I’m not going to lie, as soon as I started reading I was not thrilled about the Greek Chorus narration but it quickly won me over and honestly I think MADE the novel. Their collective voice broke my heart but was also so, so hopeful. As much as I loved the boys, these men are the ones that will linger in my heart for a long, long time. I was tearful at times and completely mesmerized by them and their take on what was unfolding in the boys lives and also reflecting on THEIR lives and delighting in the PROGRESS that their own struggles and fight helped pave the way for. As much as it was the wise and thoughtful insight of the gay men of the past who died from AIDS reflecting on all this, it also made me think SO much of all the voices of the past that fought for us to have something or to make progress or give us rights in general. It made me weep for those people and what they went through and gave up for the sake of progress.

The main event of the novel is these two boys who are going to be publicly kissing in front of their high school to beat the world record for the longest kiss. Woven in are stories of various other boys who are gay and at various stages of coming out or in their relationships. There’s also another couple who are both out and dating, two guys who meet at a dance and are in the very beginnings of getting to know each other and a boy who isn’t out yet to anyone except the guys he meets in chatrooms.

There were many things these boys dealt with — being ok in their skin, approval from their family, first loves, coming out to their family and more — and it was easy to get caught up in all the story lines and be rooting for them. I was brought to tears, was reminded of first love, how hard it is to fight for love sometimes and accepting yourself first before you worry about others accepting you. Their stories felt authentic and embodied what it is to be a teen — gay or straight.

Two Boys Kissing was yet another brilliant novel from David Levithan. It was beautifully written, uplifting and honestly sobering at times. As wary as I was about the Greek Chorus style narration, I quickly cast my doubts and found their voice to really make the novel for me — to be honest I think THEY were the ones that will linger even more than the boys. It’s a must read — not just for gay teens — but for everyone because it touches so delicately and thoughtfully on so many issues. It reminds you of all the people in history who paved the way for any of us but how much further we have to go because the things these boy faced are real and they are today. I love books that make me think, just want to squeeze all of humanity in for a hug and remind me why books are so, so powerful. David Levithan, you are a hell of a man, a very gifted writer, a wonderful advocate for gay teens and someone who has helped pave the way for more progress even in your own space in publishing by giving voice to LGBT teens who needed to see themselves in YA. Looking at this cover reminds me of how far we’ve come.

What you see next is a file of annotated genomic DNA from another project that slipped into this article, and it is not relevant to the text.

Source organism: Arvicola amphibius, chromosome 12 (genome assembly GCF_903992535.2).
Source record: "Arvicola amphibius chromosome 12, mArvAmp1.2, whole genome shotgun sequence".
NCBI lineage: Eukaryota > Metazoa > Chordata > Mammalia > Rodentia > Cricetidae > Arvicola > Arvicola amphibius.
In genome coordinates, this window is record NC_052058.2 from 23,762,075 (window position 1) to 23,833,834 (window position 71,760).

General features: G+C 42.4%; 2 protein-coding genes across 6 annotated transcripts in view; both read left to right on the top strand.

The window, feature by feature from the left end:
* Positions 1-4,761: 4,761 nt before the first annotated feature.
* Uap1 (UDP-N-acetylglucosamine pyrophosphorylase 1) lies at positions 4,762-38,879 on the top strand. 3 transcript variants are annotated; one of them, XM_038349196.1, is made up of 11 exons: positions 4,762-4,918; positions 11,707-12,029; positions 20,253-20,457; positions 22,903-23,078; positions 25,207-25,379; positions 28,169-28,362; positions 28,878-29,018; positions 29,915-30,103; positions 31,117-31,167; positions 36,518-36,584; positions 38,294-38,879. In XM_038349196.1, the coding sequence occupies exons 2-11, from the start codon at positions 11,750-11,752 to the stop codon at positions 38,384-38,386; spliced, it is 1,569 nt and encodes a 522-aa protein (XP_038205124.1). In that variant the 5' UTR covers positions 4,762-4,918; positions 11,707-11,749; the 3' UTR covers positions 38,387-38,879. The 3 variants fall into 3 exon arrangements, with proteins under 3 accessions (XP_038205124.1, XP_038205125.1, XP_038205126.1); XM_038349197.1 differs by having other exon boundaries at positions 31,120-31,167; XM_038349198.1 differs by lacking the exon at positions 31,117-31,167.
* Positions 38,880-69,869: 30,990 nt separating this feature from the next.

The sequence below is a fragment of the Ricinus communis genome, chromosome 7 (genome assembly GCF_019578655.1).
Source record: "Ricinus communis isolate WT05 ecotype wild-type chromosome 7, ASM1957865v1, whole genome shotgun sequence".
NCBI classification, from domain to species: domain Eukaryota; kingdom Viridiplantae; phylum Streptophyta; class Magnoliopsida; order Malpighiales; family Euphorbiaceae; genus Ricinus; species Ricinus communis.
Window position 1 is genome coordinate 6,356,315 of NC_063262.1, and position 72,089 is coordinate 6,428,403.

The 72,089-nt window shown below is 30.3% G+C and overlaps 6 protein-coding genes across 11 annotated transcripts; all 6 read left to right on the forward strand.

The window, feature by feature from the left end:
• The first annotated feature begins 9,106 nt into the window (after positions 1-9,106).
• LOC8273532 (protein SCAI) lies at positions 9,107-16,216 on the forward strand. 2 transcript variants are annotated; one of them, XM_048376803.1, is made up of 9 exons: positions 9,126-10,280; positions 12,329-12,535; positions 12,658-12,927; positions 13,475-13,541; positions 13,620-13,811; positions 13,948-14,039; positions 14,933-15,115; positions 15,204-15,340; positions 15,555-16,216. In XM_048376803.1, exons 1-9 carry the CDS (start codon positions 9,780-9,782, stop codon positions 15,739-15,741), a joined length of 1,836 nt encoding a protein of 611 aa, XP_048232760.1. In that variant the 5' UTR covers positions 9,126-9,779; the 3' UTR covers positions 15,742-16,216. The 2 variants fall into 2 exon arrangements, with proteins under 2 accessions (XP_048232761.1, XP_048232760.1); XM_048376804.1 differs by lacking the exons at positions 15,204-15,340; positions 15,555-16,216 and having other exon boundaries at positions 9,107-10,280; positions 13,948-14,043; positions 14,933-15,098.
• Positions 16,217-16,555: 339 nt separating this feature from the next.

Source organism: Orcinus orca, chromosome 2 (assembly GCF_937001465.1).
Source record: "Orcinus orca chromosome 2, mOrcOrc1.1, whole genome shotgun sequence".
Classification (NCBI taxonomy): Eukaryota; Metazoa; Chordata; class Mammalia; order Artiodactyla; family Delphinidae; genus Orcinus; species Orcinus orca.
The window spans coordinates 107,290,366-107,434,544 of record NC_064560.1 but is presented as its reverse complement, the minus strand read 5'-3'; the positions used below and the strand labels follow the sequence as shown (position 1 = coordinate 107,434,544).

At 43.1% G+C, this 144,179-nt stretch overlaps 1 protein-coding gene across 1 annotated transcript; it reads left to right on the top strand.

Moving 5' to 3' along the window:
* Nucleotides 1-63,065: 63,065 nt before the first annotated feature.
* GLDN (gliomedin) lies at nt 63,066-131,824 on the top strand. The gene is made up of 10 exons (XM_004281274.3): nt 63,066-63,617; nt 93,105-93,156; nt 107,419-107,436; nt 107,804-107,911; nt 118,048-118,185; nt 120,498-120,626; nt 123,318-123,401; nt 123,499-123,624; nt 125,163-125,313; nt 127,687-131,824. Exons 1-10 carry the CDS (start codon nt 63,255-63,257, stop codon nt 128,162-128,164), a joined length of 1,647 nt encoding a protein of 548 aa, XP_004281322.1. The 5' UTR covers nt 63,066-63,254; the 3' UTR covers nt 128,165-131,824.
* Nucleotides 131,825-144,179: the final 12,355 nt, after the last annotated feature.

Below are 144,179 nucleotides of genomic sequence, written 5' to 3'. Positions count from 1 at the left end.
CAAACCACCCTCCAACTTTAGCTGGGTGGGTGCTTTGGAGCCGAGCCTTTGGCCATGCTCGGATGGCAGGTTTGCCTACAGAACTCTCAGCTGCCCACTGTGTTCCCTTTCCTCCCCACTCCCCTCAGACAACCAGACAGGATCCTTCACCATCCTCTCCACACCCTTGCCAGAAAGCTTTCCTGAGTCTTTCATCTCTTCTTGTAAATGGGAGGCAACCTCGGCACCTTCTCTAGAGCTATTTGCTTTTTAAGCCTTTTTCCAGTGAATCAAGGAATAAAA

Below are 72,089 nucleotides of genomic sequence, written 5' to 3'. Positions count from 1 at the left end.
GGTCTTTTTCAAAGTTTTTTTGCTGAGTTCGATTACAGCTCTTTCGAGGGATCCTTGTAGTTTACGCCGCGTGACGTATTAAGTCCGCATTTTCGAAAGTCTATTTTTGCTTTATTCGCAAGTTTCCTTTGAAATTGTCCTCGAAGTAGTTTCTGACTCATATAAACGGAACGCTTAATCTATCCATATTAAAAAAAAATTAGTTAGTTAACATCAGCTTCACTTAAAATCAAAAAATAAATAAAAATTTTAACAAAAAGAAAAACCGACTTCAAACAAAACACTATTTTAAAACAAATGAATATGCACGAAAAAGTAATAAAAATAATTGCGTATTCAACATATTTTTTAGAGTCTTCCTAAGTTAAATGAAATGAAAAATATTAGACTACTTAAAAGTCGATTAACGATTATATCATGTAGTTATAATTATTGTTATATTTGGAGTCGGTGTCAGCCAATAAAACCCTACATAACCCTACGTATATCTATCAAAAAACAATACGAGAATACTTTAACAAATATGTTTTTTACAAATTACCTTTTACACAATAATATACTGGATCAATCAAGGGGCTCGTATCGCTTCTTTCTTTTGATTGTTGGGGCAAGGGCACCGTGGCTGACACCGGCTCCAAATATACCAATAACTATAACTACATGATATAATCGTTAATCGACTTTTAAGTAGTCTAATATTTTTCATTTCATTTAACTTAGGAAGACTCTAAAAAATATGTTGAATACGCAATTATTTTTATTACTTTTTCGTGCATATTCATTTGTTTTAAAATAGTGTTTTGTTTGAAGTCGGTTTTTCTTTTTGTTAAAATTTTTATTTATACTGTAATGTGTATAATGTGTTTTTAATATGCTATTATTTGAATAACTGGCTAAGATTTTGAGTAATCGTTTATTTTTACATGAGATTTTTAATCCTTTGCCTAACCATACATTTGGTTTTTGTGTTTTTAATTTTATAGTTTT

Let’s Talk: Have you read this one? Heard of it? What did you think if you’ve read it? Did you find the Greek chorus narration to be effective? Did you dogear the crap out of this book like I did??

Graffiti Moon by Cath Crowley | Book Review

Graffiti Moon by Cath CrowleyBook Title/Author:  Graffiti Moon by Cath Crowley
: 2012 Knopf Books For Young Readers ( Originally published 2010 Pan Macmillan)
Genre: YA Contemporary
Series: No!
Other Books From Author: A Little Wanting Song, The Gracie Faltrain series

Amazon| Goodreads | Twitter |

I received this from the publisher in exchange for an honest review. This in no way swayed my opinion. Pinky swear!




.On the last night of her high school career, Lucy finds herself looking for Shadow — the amazing graffiti artist she’s never seen but has fallen in love with through all his art throughout the city. She also finds herself spending this night with Ed — a guy she went on a date with two years ago that ended with her breaking his nose. — all because her friend Jazz wants to celebrate the end of the school year by having a wildly fun night and finding a cute guy. The guy she sets her sights on happens to be Ed’s best friend, Leo, and Lucy hesitantly decides to hang out with them just for Jazz. When Lucy mentions she is searching for Shadow, the boys let on that they know him and will try to help find him which catapults Lucy into a crazy night of running about the city with Ed in search of Shadow and his art, contemplating its meaning and learning more about Ed — a person who she thought she had pegged after their one failed date but perhaps didn’t really at all.